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    Is it really terrible not to specify any foreign keys?


    Hello;

    I was just reading Relational Integrity chapter of this book and see I should assign foreign keys to let the system know about the relationships.

    I have never set a foreign key before. Everything based on primary_key has been working just fine without assigning foreign keys.

    I don't find declaring foreign keys neccessary. Assigning primary_keys and having the column to connect to that It does what I want it to (connecting tables).

    Is there much I am missing out?

    Thank you
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    Originally Posted by zxcvbnm
    Is it really terrible not to specify any foreign keys?
    is it really terrible to have bad data in your database?
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    Devshed Supreme Being (6500+ posts)

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    Do you mean without the constraints? As in
    Code:
    otherTableID INT UNSIGNED NOT NULL
    versus
    Code:
    otherTableID INT UNSIGNED NOT NULL REFERENCES otherTable (id)
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    Originally Posted by requinix
    Do you mean without the constraints
    For example in this query:
    Code:
    SELECT test_table_members.name       AS member,
           Sum(test_table_orders.amount) AS total
    FROM   test_table_members
           LEFT OUTER JOIN test_table_orders
                        ON test_table_orders.member_id = test_table_members.id
    GROUP  BY member
    It uses joins 2 tables together using a key but I have not assigned it as foreign key inthe create table:
    Code:
    CREATE TABLE `test_table_members`
      (
         `id`   INT(11) NOT NULL auto_increment,
         `name` VARCHAR(100) NOT NULL,
         PRIMARY KEY (`id`)
      )
    engine=myisam
    DEFAULT charset=utf8
    Code:
    CREATE TABLE `test_table_orders`
      (
         `id`        INT(11) NOT NULL auto_increment,
         `member_id` INT(11) NOT NULL,
         `amount`    INT(11) NOT NULL,
         PRIMARY KEY (`id`)
      )
    engine=myisam
    DEFAULT charset=utf8
    Is this bad database design?
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    Hi,

    Originally Posted by zxcvbnm
    Is this bad database design?
    Yes, because you neither enforce valid references in the "member_id" column, nor do you have an index on that column -- which is a sure way to get broken data and slow queries.

    You can do that in the sense of "MySQL didn't show any errors". Yes, MySQL lets you get away with it. But if you care about proper database design in any way, don't do it.

    Your example actually demonstrates that very well. Without a foreign key constraint on "member_id", the column can be filled with any integer. Could be -519023, could be 0, could be 99999. MySQL doesn't care. It takes whatever your application sends it, no matter if there is an order with that ID or not. MySQL doesn't even know that there's a connection between those tables.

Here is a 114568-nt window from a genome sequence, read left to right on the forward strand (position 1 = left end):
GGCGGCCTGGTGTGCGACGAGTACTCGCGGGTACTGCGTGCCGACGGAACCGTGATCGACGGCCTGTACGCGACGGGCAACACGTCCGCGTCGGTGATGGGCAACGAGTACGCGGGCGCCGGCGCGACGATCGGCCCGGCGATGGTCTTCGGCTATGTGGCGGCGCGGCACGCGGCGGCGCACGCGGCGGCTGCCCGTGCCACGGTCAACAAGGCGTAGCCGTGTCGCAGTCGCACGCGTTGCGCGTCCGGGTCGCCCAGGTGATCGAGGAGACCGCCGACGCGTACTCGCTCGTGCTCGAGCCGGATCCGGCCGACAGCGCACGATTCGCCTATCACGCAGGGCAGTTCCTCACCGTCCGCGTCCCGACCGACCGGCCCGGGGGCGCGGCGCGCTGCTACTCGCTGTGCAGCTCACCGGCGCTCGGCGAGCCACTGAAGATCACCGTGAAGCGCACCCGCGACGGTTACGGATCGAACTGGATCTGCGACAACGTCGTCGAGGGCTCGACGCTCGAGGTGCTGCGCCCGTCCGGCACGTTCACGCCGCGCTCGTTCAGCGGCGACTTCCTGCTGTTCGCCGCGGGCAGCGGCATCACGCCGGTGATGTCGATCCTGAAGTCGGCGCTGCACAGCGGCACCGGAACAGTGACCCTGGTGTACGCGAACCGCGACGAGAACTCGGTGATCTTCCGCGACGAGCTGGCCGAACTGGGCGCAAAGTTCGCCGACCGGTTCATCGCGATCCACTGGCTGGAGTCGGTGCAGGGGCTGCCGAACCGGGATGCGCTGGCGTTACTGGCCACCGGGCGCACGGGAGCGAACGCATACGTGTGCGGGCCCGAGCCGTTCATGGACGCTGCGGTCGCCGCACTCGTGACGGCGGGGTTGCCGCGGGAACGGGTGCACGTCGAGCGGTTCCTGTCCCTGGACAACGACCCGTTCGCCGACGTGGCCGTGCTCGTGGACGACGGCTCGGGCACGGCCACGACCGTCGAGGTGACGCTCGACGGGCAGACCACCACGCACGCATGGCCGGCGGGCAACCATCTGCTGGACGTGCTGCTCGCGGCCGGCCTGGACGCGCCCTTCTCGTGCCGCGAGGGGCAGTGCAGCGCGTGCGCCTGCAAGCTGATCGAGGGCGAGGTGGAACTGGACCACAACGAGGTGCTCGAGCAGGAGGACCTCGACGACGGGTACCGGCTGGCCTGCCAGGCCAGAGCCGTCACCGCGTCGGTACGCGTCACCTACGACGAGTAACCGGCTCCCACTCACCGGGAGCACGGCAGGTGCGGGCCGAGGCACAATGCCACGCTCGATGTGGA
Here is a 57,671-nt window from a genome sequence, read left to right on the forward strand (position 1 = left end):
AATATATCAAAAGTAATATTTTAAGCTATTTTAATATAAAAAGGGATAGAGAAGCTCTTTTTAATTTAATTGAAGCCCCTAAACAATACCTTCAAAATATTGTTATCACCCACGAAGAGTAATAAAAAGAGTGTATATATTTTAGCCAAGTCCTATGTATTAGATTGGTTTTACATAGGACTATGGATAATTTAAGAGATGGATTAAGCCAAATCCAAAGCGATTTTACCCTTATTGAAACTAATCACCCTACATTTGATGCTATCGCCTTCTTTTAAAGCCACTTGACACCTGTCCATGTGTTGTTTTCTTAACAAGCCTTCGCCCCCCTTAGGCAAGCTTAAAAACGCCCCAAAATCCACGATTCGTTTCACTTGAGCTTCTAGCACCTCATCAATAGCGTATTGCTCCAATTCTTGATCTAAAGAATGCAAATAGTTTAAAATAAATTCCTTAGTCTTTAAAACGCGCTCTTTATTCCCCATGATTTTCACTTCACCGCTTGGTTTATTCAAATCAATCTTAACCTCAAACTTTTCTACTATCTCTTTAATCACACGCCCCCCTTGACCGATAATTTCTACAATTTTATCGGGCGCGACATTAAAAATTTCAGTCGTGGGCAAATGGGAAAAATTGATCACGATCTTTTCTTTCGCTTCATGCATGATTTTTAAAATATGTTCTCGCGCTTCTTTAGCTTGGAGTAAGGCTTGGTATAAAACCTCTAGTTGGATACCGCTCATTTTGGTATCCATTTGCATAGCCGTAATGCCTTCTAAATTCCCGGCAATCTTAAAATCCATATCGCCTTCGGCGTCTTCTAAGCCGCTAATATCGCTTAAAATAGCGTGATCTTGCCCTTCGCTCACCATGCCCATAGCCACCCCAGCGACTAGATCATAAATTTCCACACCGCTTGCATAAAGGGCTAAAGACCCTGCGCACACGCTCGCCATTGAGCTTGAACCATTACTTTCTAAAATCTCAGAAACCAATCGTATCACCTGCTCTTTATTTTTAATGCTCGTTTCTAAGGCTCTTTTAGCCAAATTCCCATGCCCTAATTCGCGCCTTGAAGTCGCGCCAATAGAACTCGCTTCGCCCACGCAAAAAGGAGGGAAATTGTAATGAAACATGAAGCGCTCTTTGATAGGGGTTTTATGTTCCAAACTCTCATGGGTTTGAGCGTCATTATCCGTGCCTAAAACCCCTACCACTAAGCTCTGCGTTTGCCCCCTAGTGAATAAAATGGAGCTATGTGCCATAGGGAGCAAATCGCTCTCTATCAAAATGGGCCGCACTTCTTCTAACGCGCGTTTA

So you have absolutely no guarantee that an order has a corresponding member. If your application has a bug or you or somebody else fumbles with the data, you can easily end up with broken orders and no known buyer. Now what?

    If you don't have an online shop, and you just play around with your private homepage, well, then those problems might not bother you. You can simply delete the broken data, and that's it. But if you wanna get into professional web development, you'll have do more than just get the query to run somehow. "MySQL didn't show any errors" is not enough for a website with important data and lots of traffic.

    Note that the MyISAM engine doesn't support foreign keys. You can write them down, but they're just ignored. You have to use InnoDB instead.
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    Devshed Supreme Being (6500+ posts)

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    Jacques can be a bit... harsh sometimes. By virtue of that member_id column you do have a foreign key, but there's no enforcement of the fact that the corresponding member exists. Like he said, the member_id could be any number whatsoever. But if you've coded your application anywhere near reasonably that shouldn't happen. (Should still use an actual constraint though.)
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    There's a lot of things that shouldn't happen. But they do happen, and that's why people invented safety belts, door locks, condoms -- and table constraints.
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    I tried it to see what it looks like I ran these:
    Code:
    --
    -- Table structure for table `posts_keyword`
    --
    
    CREATE TABLE IF NOT EXISTS `posts_keyword` (
      `post_id` int(11) NOT NULL,
      `keyword_id` int(11) NOT NULL
    ) ENGINE=MyISAM DEFAULT CHARSET=latin1;
    
    --
    -- Dumping data for table `posts_keyword`
    --
    Code:
    --
    -- Table structure for table `posts`
    --
    
    CREATE TABLE IF NOT EXISTS `posts` (
      `id` int(11) NOT NULL AUTO_INCREMENT,
      `title` varchar(100) NOT NULL,
      PRIMARY KEY (`id`),
      KEY `post_index` (`title`)
    )
    And added the foreign key
    Code:
     ALTER TABLE posts_keyword
      ADD CONSTRAINT fk_pst_id FOREIGN KEY (post_id) REFERENCES posts (id)
    Expecting the system not allowing me to insert values in posts_keyword with ids that do not exists in posts table. But it let me. Is it because of what you mentioned above? MyISAM engine ignires foreign keys?
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    Originally Posted by zxcvbnm
    Is it because of what you mentioned above? MyISAM engine ignires foreign keys?
    Yes. MyISAM does not support foreign key constraints. But InnoDB does.

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